Despite putting on a good fight, Taiwan were yesterday defeated 71-93 by the Philippines in their Asia Zone Group B qualifier for next year’s FIBA Basketball World Cup.
With the support of a boisterous home crowd, Taiwan started off with hot shooting for a quick 12-4 lead and led 19-16 at the end of the first quarter.
However, visiting Gilas Pilipinas seized the momentum and settled down with a pressure defense to deny the hosts, then surged ahead with 28 points in the second quarter to take a 44-37 lead at halftime.
After the break, Taiwan tried to hit back, but the Philippines maintained their advantage and dominated under the posts, leading the close game 68-60 at the end of the third quarter.
However, the hosts faded in the final quarter, as they were unable to overcome the Philippines defense, and the visitors steadily built up their attack to outscore Taiwan 25-11 to finish with a 22-point overall margin.
Quincy Davis — a naturalized Republic of China citizen playing at center — top-scored for Taiwan with 17 points and seven rebounds.
Starters Lu Cheng-ju and Chen Ying-chun also scored in the double digits, contributing 13 and 11 points respectively.
June Mar Fajardo led the visitors with 22 points, one of four Philippines players who scored in the double digits.
One key difference was the visitors’ strong defense, which caused Taiwan to commit 22 turnovers, compared with 12 for the Philippines.
Taiwan entered the match with a 1-3 record, which placed them third in Group B behind leaders Australia and the Philippines, with Japan in fourth place.
In yesterday’s other Group B game, Japan pulled off a surprise 79-78 victory against Australia in Chiba, Japan.
After suffering two defeats to Australia and an earlier loss to Gilas Pilipinas, Taiwan recorded their only victory in February, when they narrowly edged the hosts 70-69 in Yokohama, Japan.
Despite yesterday’s defeat, Taiwan can still advance, as the top three teams in the group can progress to the second round of Asian Zone qualifiers.
To qualify for the next round, Taiwan have to defeat Japan in the final group match at the Taipei Heping Basketball Gymnasium on Monday.
Both teams now hold a 1-4 record.
A businessman who received millions of dollars for his work on Tokyo’s successful campaign to host the 2020 Olympic Games has said that he played a key role in securing the support of a former Olympics powerbroker suspected by French prosecutors of taking bribes to help Japan’s bid. Haruyuki Takahashi, a former executive at the advertising agency Dentsu, was paid US$8.2 million by the committee that spearheaded Tokyo’s bid for the 2020 Games, financial records showed. Takahashi said the work included lobbying International Olympic Committee (IOC) members such as Lamine Diack, the ex-Olympics powerbroker, and that he gave Diack gifts, including digital
BITING THE BULLET: Barcelona’s Lionel Messi said that top players would make contributions so that the club’s employees can collect 100 percent of their salary Three-quarters of Rugby Australia’s staff were temporarily laid off yesterday amid huge financial losses from the sport’s coronavirus-enforced shutdown, while Lionel Messi confirmed on Monday that Barcelona’s players would take a 70 percent pay cut to ensure that the club’s other employees are paid. The cuts to rugby staff were “the toughest decision in the game’s history,” governing body CEO Raelene Castle said. “Although extremely painful, they are necessary to ensure ... we are able to come out the other side of this global crisis, fully operational and ready to throw everything into the rebuild.” The sport has been hit hard by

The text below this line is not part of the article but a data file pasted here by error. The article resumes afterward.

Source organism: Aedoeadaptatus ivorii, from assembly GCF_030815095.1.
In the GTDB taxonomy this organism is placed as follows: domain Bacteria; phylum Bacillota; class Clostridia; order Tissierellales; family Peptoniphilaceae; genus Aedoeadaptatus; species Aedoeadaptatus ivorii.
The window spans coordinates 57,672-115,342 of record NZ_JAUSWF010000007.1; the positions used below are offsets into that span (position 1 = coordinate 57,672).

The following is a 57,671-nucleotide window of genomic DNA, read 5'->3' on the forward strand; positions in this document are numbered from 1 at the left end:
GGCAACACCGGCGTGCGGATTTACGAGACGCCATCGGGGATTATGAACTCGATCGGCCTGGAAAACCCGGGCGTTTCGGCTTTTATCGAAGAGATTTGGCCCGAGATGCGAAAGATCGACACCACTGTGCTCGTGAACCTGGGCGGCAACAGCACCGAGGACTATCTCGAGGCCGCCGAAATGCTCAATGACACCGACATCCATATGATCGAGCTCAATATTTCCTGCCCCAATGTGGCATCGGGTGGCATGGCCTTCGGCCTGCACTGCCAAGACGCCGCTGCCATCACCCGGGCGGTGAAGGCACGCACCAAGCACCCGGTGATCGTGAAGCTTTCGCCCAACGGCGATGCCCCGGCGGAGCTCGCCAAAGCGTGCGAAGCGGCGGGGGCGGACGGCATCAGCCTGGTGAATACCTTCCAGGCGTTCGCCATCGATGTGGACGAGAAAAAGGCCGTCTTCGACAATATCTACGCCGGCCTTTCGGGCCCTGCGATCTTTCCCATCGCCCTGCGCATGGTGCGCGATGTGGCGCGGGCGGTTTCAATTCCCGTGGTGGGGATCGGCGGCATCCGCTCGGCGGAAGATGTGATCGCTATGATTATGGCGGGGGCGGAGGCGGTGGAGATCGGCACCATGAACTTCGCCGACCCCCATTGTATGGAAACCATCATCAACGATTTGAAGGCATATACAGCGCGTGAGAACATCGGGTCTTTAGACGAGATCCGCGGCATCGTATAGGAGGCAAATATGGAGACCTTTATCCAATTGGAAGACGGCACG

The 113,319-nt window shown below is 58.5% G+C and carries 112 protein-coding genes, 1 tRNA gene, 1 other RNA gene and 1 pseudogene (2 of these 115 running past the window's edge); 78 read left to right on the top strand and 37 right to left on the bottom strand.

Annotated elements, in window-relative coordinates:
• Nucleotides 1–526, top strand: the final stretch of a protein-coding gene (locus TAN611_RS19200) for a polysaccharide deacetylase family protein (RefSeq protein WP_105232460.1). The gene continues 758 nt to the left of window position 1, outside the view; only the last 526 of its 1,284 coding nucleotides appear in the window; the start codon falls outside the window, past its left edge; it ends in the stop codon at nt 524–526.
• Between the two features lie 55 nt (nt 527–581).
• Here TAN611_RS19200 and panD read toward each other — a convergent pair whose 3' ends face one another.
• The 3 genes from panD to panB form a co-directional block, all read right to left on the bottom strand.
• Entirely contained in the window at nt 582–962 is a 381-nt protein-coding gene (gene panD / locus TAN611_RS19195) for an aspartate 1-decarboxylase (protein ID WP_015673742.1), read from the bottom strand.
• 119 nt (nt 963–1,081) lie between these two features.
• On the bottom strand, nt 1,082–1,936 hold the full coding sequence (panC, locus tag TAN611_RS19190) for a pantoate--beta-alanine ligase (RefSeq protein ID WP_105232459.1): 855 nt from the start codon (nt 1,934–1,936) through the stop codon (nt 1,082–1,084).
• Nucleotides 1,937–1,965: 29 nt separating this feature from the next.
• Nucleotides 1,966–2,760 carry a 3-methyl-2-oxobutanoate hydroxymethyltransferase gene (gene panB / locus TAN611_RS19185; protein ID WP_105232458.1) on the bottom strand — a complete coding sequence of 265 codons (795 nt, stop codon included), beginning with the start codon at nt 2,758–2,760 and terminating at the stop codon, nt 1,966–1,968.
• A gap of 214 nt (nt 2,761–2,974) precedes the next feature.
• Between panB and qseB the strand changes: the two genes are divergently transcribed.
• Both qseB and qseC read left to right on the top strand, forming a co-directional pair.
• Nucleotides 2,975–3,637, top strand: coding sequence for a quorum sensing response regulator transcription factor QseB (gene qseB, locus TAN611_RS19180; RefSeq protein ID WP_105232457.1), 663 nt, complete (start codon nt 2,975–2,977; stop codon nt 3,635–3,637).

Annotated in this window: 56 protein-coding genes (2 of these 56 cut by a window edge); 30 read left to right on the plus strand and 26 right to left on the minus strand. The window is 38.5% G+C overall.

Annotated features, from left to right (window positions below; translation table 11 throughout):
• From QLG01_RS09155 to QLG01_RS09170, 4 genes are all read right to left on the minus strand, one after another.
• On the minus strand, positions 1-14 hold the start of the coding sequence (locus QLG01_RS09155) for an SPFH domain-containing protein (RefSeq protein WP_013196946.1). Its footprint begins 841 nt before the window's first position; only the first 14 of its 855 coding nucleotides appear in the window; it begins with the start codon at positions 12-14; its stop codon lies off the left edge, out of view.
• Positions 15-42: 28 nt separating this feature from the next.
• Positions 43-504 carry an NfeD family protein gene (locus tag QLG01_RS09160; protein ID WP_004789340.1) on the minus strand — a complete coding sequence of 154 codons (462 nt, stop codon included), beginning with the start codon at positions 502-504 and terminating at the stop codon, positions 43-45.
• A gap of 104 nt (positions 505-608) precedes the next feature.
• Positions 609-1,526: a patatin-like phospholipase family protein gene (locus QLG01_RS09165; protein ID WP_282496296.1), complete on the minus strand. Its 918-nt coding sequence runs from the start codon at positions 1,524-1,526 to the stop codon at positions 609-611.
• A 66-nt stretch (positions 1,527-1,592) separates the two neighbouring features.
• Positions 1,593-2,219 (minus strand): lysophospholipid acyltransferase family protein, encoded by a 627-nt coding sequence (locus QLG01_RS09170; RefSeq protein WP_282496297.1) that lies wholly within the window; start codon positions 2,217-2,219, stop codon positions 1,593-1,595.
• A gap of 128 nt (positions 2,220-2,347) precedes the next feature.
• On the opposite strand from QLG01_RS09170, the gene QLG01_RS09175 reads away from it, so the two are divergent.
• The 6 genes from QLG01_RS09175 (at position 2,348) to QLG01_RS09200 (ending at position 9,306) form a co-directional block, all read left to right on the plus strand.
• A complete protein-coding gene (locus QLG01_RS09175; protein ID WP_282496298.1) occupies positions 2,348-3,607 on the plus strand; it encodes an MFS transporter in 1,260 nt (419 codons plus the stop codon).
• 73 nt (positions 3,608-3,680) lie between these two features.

DECREASED TENSION: The US players’ lawyers said that the soccer federation no longer disputes that the jobs of the women’s and men’s national teams require equal skill Women players suing the US Soccer Federation (USSF) said in in court documents filed on Tuesday that the federation has acknowledged that the jobs of male and female soccer players require equal skill. The language seemed to signal a decrease in tension between the parties after language in documents filed by the federation’s lawyers earlier last month provoked widespread outrage in saying that playing on the men’s national team required a higher level of skill based on speed and strength and carried greater responsibility. The fierce backlash — not only from the women players, but also from sponsors such as Coca-Cola —
If British industry succeeds in saving lives during the COVID-19 pandemic, it would in part be thanks to the pioneering role played by Formula One (F1) racing teams in the country. Seven of F1’s 10 teams have joined forces with leading aerospace and engineering firms to ramp up production of ventilators, while Mercedes has also worked with medics and academics to produce an alternative breathing aid. Normally obsessed with improving the performance of cars that race at more than 320kph, the teams are stripping back lifesaving devices and using computer simulation to test whether more simplified models can be mass produced. The seven